Socio-economic assessment of projects
Public decisions on questions related to industrial safety must take multiple, partially conflicting criteria into account:
- protection of human lives and health
- environmental considerations
- economic aspects: profits, jobs
- societal demand for greater transparency
Different people put different weights on these criteria, which are not expressed in the same units. Decision-makers need tools to help them establish tradeoffs between these considerations and to explain decisions to stakeholders and citizens.
Benefit-cost analysis is a method to assess projects or decisions by comparing their societal benefits (fewer fatalities, cleaner water, economic development) with their cost. BCA involves monetizing these criteria, based on citizens’ preferences and their “willingness to pay” for marginal changes in risk. The technique is widely used in the USA & Anglo-Saxon countries, and is used at the EU level (eg. CAFE legislation) for regulatory impact assessment.
This submodule is a part of the risk management module.
Upon completion of this submodule, you should be able to:
understand the economic concepts underlying benefit-cost analysis
critically review a benefit-cost analysis of a proposed project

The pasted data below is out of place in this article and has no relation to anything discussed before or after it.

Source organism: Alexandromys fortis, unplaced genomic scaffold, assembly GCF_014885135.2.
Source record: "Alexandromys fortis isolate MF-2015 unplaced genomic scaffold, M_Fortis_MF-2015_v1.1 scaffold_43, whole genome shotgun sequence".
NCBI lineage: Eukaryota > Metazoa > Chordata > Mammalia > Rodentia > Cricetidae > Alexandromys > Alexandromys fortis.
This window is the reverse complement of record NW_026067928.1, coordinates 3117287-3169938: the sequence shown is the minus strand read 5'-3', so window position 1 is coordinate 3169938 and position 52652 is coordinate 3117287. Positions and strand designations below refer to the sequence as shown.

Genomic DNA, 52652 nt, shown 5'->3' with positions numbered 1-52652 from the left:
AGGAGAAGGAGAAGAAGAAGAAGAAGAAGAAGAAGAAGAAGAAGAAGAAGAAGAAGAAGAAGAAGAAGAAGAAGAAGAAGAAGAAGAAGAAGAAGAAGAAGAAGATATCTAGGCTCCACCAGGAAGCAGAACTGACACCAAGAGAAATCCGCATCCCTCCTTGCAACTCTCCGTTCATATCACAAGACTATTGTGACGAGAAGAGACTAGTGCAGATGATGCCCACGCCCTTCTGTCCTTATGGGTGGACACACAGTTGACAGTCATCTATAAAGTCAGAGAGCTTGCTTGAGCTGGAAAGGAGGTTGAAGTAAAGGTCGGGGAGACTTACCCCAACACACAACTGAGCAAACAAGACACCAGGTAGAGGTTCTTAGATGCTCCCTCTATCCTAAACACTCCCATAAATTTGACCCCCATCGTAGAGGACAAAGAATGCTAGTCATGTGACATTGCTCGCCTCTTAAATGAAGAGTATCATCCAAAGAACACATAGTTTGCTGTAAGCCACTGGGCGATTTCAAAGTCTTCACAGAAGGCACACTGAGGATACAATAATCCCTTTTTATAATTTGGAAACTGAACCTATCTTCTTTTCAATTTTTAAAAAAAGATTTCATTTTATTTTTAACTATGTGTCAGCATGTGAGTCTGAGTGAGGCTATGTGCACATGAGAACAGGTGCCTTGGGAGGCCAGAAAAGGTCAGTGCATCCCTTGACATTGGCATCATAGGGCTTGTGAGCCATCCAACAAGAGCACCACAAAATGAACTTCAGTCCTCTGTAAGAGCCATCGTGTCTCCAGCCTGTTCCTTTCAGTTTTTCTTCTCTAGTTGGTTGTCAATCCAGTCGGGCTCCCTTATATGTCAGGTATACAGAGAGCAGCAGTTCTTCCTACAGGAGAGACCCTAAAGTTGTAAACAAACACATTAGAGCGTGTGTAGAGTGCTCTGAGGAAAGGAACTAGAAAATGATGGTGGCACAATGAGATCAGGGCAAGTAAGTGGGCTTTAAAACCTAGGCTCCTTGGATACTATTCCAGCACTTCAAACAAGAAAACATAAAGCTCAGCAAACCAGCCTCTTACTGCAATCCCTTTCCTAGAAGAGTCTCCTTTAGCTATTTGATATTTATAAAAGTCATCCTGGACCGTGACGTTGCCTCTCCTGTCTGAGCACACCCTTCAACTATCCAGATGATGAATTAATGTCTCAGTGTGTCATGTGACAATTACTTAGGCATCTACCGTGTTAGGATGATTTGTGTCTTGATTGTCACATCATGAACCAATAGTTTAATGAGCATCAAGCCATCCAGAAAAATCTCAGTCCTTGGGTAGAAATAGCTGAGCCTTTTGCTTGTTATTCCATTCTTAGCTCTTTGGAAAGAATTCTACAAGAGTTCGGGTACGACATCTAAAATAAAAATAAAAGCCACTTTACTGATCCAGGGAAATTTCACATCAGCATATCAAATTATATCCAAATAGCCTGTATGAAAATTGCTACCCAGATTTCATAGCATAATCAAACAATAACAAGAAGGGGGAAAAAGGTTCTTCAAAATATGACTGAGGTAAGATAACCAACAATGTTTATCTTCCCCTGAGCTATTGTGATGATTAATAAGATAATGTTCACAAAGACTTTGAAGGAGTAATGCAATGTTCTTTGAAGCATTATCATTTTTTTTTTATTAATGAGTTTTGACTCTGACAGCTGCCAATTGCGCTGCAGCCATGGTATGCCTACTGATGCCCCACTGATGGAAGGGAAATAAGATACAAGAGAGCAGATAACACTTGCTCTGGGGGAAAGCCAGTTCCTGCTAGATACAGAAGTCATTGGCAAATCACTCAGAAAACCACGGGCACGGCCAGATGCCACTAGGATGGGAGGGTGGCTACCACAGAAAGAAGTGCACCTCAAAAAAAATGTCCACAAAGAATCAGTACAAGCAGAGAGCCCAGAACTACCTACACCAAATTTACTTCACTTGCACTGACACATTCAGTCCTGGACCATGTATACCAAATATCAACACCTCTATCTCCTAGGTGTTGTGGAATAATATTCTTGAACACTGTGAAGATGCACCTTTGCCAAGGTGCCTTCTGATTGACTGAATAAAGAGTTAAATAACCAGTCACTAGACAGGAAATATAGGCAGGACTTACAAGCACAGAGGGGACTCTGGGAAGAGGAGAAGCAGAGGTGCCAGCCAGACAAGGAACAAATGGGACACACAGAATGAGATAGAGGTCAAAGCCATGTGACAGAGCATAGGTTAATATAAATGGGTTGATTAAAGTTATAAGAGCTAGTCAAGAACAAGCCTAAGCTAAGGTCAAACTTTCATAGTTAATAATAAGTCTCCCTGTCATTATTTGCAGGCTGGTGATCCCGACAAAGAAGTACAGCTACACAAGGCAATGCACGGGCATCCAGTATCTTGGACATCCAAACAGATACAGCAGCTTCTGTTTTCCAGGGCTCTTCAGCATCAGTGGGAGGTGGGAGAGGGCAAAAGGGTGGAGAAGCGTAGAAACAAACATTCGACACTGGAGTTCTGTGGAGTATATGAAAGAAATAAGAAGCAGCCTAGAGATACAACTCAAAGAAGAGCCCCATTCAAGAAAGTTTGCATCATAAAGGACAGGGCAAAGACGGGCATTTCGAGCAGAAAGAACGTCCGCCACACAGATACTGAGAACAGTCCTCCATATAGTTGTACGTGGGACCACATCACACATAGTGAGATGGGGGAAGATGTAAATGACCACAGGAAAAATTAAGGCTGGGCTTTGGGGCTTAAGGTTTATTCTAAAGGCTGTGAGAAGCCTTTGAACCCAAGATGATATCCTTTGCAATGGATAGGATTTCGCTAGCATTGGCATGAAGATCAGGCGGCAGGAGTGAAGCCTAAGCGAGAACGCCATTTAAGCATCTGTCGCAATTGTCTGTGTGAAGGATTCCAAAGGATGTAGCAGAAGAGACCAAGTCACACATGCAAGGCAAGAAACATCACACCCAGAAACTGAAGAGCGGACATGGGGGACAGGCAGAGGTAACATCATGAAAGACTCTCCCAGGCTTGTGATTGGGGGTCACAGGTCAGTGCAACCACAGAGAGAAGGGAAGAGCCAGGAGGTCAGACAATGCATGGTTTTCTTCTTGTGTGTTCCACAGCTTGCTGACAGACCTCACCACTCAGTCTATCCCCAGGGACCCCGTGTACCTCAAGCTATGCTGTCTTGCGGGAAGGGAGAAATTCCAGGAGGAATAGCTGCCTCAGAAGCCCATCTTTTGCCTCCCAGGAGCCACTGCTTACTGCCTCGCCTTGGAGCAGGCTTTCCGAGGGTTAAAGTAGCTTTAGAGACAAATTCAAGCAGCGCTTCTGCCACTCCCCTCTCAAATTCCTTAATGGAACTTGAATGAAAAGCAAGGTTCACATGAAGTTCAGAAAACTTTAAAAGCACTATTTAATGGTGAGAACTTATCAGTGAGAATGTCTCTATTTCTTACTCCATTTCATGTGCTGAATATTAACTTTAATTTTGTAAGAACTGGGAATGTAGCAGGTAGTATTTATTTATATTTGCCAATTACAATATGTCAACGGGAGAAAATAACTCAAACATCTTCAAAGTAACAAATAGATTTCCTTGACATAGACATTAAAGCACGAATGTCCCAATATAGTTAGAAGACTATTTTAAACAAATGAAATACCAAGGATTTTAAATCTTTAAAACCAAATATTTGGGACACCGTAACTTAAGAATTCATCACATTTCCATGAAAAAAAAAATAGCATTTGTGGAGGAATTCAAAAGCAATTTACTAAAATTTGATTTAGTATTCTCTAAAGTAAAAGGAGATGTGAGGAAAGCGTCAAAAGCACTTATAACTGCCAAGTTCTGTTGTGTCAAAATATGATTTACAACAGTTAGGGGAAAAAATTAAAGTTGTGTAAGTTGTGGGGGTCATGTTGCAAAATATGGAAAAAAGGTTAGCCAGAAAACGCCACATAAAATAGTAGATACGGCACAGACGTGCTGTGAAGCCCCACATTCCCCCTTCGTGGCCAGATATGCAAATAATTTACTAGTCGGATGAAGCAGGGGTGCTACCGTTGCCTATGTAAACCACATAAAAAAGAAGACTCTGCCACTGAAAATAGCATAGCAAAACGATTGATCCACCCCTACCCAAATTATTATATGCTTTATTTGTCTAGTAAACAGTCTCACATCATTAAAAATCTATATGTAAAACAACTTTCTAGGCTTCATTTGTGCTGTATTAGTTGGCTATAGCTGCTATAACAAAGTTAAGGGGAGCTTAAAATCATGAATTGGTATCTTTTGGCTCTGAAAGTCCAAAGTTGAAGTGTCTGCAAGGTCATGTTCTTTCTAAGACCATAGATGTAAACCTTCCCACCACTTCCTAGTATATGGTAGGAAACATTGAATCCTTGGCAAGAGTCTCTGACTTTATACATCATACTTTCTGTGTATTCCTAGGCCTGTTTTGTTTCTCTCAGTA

assess whether the sources of data used for an analysis are fit for purpose
argue whether the conclusions of an analysis are robust given uncertainty in the input data
Introduction to benefit-cost analysis of safety investments
Case study: benefit-cost analysis for land-use planning decisions
The following video by the OECD NEA explains a concept that is important in benefit-cost analysis, the difference between direct costs and full costs, or externalities.
We recommend the following sources of further information on this topic:
HSE principles on CBA in support of ALARP decisions describes the use of benefit-cost analysis by the UK health and safety regulator
UK Office of Rail Regulation report Internal guidance on cost benefit analysis in support of safety-related investment decisions, April 2015
MIT OpenCourseware material for the course on Engineering Risk Benefit Analysis
Book: Cost-Benefit Analysis and the Environment: Recent Developments, OECD publishing (2006, ISBN 9264010041).
Online cost estimator by WorkSafe BC, which helps to estimate the financial cost of various accident scenarios